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On Thursday, we covered a story that was centered around price differences between the American market and Australian market, where three companies – Microsoft (NASDAQ:MSFT), Apple (NASDAQ:AAPL) and Adobe (NASDAQ:ADBE) — were asked to answer questions on how they set their prices in the region, which for many products can run a 50 percent (or more) premium over the same product in U.S.
A special committee was formed in the Australian parliament to investigate the matter, and after accusing the three companies noted above of stonewalling the investigation, the companies are beginning to come forward. Initially, Microsoft and Adobe sent written statements in request for questioning, and Apple failed to communicate with the panel at all.
Now, Apple has stepped forward, and placed the blame squarely on the shoulders of “old-fashioned” record labels, film studios, and TV networks for the artificially high prices that Australian consumers must contend with. “Unapologetic,” an album by American artist Rhianna, sells for $23.98 in U.S. dollars in Australia on iTunes, compared with the $15.99 asking price on this side of the Pacific. At a premium of 49 percent, that’s a large hike — but far less than the 70 percent hike that AC/DC’s “Back in Black” is running for, CNBC reported.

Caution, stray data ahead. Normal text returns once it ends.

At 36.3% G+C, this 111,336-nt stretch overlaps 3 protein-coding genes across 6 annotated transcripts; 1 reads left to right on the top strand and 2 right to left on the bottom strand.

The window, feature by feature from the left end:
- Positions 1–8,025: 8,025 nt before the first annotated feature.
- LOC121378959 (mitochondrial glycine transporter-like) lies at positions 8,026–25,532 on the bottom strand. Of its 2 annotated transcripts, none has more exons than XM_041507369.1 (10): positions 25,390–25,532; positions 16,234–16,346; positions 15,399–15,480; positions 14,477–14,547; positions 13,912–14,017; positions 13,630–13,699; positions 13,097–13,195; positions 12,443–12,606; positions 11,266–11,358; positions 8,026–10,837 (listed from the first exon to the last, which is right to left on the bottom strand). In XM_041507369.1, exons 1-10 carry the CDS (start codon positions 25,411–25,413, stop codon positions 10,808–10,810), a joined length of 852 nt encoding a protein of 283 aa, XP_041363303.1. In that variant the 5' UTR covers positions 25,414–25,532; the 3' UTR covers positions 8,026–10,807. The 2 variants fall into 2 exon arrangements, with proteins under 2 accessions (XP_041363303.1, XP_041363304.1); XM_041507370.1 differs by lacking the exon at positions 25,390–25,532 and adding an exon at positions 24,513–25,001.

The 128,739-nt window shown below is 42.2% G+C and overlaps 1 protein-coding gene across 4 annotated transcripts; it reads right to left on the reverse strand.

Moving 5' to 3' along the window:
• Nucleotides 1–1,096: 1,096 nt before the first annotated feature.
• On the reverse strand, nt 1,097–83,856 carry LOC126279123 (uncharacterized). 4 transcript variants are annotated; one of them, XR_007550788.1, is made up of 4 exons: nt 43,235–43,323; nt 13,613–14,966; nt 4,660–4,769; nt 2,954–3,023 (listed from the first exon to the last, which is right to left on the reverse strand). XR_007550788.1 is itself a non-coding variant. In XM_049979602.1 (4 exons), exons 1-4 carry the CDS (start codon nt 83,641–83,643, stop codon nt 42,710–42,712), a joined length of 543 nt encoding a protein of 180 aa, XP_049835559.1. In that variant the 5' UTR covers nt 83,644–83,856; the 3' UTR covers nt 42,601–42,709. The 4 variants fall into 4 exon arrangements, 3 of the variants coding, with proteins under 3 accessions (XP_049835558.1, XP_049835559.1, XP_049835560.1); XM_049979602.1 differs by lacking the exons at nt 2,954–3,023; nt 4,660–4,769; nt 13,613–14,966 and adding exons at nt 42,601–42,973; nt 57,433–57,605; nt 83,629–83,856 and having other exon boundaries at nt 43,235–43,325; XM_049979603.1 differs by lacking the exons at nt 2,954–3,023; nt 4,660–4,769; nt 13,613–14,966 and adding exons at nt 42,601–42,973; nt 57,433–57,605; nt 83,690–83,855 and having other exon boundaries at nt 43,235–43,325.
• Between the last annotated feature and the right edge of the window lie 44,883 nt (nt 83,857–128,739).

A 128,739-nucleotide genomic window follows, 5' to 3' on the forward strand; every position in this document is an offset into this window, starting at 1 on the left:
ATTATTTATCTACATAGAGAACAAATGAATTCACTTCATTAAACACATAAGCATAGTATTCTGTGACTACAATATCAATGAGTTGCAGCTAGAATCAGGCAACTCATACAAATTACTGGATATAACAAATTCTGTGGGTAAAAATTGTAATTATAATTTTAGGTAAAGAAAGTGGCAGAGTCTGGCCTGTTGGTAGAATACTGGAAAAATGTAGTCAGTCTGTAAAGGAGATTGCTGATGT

“The content industry still runs with perhaps old-fashioned notions of country borders or territories or markets,” said Tony King, vice president for Apple Australia, New Zealand and South Asia, adding that Apple had pushed content owners for lower Australian pricing.
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